To help mitigate these risks the vast majority schools have in place web-filtering technology that blocks access to certain sites. However, these tools all too often rely on database lists, rather than reacting in real-time to new developments on the web, a method that introduces vulnerabilities.
So it will probably come as no surprise that, more often than not, there are ways and means around the majority of these filters in the form of anonymous proxies. Proxies are sites that provide an easy way to bypass any filtering restrictions that have been put in place and once accessed allows students to visit any available website. They are so easy-to-create that many hundreds of new proxy sites are released every single day. Anonymous proxies are now so prolific that in a study we undertook earlier this year, 68% of education authorities stated that they faced an ongoing battle with them, and 14 per cent considered them to be a major problem.
The greatest concern was that by using anonymous proxies children would be able to view inappropriate content. Lost productivity and distraction were also key worries. Despite concerns about the vulnerabilities anonymous proxies introduce into the education environment, one in five organisations (21%) felt that their ability to manage anonymous proxies had deteriorated.
The results hinted that schools face being outfoxed by students. Or at the very least students have the means to outfox schools or education organisations. Especially as it took 68% of organisations a few hours to find and block anonymous proxies, 11% a day, 15% a few days and 6% a week or more. A few hours might not sound like much, but given that young people are involved and the nature of the content they might be accessing, even a couple of seconds is too long for students to be vulnerable.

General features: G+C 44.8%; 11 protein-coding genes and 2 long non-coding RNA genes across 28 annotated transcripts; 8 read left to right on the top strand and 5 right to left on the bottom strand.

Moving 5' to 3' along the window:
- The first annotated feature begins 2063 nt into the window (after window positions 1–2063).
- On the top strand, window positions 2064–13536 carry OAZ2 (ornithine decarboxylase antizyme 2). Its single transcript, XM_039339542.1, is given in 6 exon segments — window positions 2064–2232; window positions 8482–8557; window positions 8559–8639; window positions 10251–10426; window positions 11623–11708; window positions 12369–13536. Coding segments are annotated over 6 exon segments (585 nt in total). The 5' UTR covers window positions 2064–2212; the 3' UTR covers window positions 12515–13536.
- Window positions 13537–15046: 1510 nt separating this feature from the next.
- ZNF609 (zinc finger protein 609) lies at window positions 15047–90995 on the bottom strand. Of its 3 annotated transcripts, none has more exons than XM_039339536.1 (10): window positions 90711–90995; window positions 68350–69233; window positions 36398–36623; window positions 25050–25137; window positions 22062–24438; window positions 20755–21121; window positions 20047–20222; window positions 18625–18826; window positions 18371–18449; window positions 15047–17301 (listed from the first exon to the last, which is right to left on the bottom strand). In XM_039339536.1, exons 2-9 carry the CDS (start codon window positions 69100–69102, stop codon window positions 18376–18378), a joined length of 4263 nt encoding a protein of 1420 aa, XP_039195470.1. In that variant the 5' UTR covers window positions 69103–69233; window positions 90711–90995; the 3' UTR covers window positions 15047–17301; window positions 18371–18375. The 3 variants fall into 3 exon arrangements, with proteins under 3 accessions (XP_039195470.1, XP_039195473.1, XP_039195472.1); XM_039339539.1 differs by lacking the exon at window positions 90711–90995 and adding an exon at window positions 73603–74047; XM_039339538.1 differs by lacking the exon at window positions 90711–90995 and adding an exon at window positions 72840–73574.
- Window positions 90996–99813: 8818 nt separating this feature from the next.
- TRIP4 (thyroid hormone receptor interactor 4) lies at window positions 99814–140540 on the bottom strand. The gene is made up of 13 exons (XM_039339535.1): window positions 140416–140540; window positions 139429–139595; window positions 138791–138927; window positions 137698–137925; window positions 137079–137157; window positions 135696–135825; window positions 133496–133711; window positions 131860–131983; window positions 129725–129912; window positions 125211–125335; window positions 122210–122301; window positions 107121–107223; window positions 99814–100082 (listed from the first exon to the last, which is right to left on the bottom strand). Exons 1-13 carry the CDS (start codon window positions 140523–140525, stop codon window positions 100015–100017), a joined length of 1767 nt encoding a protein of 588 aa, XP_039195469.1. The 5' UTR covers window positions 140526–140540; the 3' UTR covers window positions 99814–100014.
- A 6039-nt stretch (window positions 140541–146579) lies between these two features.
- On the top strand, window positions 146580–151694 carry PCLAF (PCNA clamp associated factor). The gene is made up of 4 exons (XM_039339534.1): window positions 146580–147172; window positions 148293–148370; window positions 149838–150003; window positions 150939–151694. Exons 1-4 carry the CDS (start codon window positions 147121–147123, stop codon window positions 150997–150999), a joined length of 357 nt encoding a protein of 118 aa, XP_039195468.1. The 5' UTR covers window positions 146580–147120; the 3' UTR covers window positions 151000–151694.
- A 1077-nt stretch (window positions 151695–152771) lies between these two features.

This is serious stuff. And yet the research found extremely low levels of awareness amongst teaching staff about anonymous proxies, how they were used and the threats they posed. Just one in ten of respondents, which were predominantly from IT, felt that teaching staff fully understood what an anonymous proxy was and the potential risks. Almost a fifth stated that staff had no idea what they were and that only 43% had 'basic' knowledge of anonymous proxies and their implications.
This lack of awareness amongst teaching staff is a concern on two fronts, as staff could unwittingly be exacerbating the situation and failing to protect students. In all matters relating to security, humans are the weakest link, so schools need to educate staff in order to plug this knowledge gap in order and ensure that the teaching environment is a safe one. In the fight against anonymous proxies, and the darker forces of the Internet, knowledge really is power.